Global Sourcing

global sourcing

What is Global Sourcing?

A procurement strategy used by businesses to seek the most cost-efficient location for manufacturing its products is referred to as global sourcing. The location is beyond the political boundaries of the manufacturing company, i.e., the global market. It capitalizes on global efficiencies like cheap raw materials, low-cost skilled manpower and economic factors like low trade tariffs and tax breaks. If a shoe manufacturing company in the USA finds that the low wages of employees in a developing economy lead to cheap manufacturing and delivery, it might opt for a foreign manufacturer. Some examples of global sourcing are shoes manufactured in China and call centres in the Philippines.

Why is Global Sourcing Important?

As international demand grows for a high volume of good quality products, competition rises too. To get profits, firms must keep abreast of the rapidly evolving technology and at the same time, improve quality, bring down costs and better customer service at all levels of the value chain.

How Can Global Sourcing Benefit You?

Low-cost Production

If you want to expand your sales, overseas manufacturers from developing countries are exactly what you need. As a profit-seeking company, you can move your labor-intensive processes to the developing nations with comparatively cheap human labor. Such a practise lowers the production cost, and hence, the prices of services and products for customers.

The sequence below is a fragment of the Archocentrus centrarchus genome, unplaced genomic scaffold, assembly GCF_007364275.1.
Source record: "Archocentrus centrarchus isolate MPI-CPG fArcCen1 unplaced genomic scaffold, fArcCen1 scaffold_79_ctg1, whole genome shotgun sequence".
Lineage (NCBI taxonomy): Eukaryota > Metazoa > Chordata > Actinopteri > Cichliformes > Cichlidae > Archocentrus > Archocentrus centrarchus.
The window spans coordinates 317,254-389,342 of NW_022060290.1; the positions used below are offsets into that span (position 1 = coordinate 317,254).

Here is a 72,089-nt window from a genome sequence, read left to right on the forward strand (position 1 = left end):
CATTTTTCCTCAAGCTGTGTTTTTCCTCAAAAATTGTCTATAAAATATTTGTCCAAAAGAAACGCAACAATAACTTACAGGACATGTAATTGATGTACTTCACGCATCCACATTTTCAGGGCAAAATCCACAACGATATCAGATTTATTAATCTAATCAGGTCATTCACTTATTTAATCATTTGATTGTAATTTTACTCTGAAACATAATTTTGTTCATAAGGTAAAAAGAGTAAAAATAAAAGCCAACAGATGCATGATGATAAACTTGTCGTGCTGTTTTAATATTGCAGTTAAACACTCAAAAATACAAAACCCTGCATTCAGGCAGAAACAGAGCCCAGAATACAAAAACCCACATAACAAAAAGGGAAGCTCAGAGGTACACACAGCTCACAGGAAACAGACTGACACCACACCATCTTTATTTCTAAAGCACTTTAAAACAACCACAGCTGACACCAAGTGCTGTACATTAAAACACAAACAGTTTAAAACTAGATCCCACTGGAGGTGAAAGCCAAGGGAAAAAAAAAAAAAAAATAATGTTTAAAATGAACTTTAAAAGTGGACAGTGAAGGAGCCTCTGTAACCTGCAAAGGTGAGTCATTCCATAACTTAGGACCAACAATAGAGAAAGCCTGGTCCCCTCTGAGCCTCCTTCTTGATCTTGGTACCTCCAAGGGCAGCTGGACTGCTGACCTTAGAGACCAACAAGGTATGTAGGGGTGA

Higher Production Capacity

Companies with a low infrastructure often find it difficult to manufacture as much as they want to as per their predicted earnings. By turning to low-cost countries, they can make use of the developed infrastructure and produce a large volume of goods at a rapid rate. Also, reduced cost allows product manufacturing at multiple sources, thus increasing the production capacity.

Superior Products

Some countries are simply better than others at something. Global sourcing gives you the power to locate hard to find resources, skills and capabilities (fresh design, research, technology and QA procedures) that are not available at home. This allows you to reduce the supply risk of your company. It also means inexpensive products or services even after additional transportation costs and taxes are included.

Learn to do Business Internationally And in a New Market

You can achieve global business expertise and successfully do business in a new market. Your company may come across several cheap manufacturers with the help of whom you can prudently compete against your rivals. Moreover, the presence of two or three manufacturers means that you do not rely on a single entity.

How Can Global Sourcing Create Challenges for You?

Besides its list of benefits, the strategy comes with its share of cons that are mentioned as follows.

Poor Quality Control

In the absence of appropriate communication and monitoring, maintaining the quality of the products becomes an issue. Since you are reliant on the manufacturer, solving any issue might get difficult and time-consuming.

Lose Control on Costs

The cost of production is totally under the control of the manufacturer. As a result, you might have to incur heavy monitoring costs to ensure a smooth workflow. In some countries, business owners and sometimes, government officials routinely participate in taking bribes, refusing which may create problems for your business. Besides, the time and effort spent to learn about various time zones and cultures involve hidden costs, which may be higher for young companies.